What recourse now to Westboro Baptist Church's rude protests?
With the US Supreme Court ruling in its favor, Westboro Baptist Church plans more controversial protests at funerals and cultural events. Counterspeech and counterprotests are best responses, say activists.
News that the small Westboro Baptist Church plans to quadruple the protests it holds every year, now that the US Supreme Court has upheld its free-speech right to vent at military funerals and other high-profile events, may leave some people shaking their heads in dismay. But it also represents a challenge to Americans to fight intolerance in the public square via counterprotests, say activists and religious leaders.Skip to next paragraph
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The Supreme Court on Wednesday declined to put a check on hurtful speech directed at private individuals, ruling 8-to-1 that the First Amendment protects it. Westboro Baptist Church, an evangelical group in based in Topeka, Kan., with about 70 members, maintains that America's acceptance of homosexuals is inviting God's wrath, and their protest signs spout slogans such as "God hates fags" and "America is doomed."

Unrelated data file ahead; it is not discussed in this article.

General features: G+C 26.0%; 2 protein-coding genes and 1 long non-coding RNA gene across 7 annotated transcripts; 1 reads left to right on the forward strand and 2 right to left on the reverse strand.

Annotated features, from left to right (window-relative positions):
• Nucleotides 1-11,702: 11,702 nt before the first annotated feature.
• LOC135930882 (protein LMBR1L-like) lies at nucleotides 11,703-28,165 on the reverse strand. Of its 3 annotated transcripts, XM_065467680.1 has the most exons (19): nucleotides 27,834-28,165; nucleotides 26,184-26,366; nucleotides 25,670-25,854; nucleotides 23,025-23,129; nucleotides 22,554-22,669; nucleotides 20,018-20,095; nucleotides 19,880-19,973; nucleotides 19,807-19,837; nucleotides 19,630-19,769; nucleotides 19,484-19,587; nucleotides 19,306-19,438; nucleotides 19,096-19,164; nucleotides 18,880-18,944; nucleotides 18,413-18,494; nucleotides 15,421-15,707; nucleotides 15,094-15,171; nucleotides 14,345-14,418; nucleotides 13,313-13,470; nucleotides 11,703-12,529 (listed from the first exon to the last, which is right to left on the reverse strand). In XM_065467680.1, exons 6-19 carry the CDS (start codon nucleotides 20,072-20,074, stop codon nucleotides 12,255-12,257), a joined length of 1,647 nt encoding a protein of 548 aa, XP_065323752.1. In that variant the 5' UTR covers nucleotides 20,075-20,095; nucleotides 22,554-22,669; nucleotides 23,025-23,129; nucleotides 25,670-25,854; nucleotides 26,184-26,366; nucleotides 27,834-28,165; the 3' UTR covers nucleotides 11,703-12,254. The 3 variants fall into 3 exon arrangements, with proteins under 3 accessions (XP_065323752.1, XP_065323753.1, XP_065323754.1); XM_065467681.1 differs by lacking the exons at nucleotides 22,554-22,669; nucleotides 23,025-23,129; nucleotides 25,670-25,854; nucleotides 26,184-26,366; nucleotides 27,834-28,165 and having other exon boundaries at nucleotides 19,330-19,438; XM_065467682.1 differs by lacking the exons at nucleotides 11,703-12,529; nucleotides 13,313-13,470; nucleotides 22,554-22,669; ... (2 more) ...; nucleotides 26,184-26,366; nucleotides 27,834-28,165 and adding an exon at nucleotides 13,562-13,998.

Already, a loose confederation of counterprotesters has sprung up, community by community, to try to drown out the voices of Westboro's members. It's a strategy that community leaders have deployed in the past against neo-Nazi groups, the Ku Klux Klan, and other hate-baiting groups in a bid to affirm local values of humanity and tolerance.
"The Supreme Court just reminded us that communities have to be vigilant about confronting hate," says Doug Smith, executive director of the Virginia Interfaith Center, in Richmond, which held a counterprotest against Westboro at the Virginia Holocaust Museum a year ago.
At the same time, Mr. Smith says, Westboro's proclamation that it would quadruple its protests in the wake of Wednesday's Supreme Court decision must be placed in context: "The threat proves that hatred is always eager to replicate itself, but let's be clear: This is a small family of misguided invidivuals, and their congregation is a Potemkin village. They could never ramp up that many protests."
The court case was brought by the father of Marine Lance Cpl. Matthew Snyder, who died in Iraq in 2006. In his lawsuit, Albert Snyder, the Marine's father, said the church group violated his rights when it "intentionally incited emotional distress" by picketing his son's Maryland funeral, even though the protest wasn't visible and couldn't be heard from the church.